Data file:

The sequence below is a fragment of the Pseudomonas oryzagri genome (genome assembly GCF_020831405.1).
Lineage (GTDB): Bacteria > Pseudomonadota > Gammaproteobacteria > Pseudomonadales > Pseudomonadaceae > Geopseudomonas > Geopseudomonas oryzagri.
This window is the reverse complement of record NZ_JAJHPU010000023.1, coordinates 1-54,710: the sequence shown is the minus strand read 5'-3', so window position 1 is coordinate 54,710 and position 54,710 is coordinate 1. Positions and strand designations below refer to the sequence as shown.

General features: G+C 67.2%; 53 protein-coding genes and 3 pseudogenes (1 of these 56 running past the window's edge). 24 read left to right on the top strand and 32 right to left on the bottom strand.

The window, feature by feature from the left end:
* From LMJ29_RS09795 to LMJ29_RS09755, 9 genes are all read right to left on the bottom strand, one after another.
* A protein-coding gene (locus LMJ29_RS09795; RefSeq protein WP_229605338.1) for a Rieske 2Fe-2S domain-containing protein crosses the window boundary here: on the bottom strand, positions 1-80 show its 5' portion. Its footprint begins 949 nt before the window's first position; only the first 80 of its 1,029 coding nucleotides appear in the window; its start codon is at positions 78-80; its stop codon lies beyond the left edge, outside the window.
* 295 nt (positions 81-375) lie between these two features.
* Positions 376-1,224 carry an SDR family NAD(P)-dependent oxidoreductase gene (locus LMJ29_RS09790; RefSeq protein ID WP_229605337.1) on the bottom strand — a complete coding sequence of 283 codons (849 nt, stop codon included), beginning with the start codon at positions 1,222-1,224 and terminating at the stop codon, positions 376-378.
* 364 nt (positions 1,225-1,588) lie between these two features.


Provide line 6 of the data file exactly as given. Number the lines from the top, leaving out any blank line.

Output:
* From LMJ29_RS09795 to LMJ29_RS09755, 9 genes are all read right to left on the bottom strand, one after another.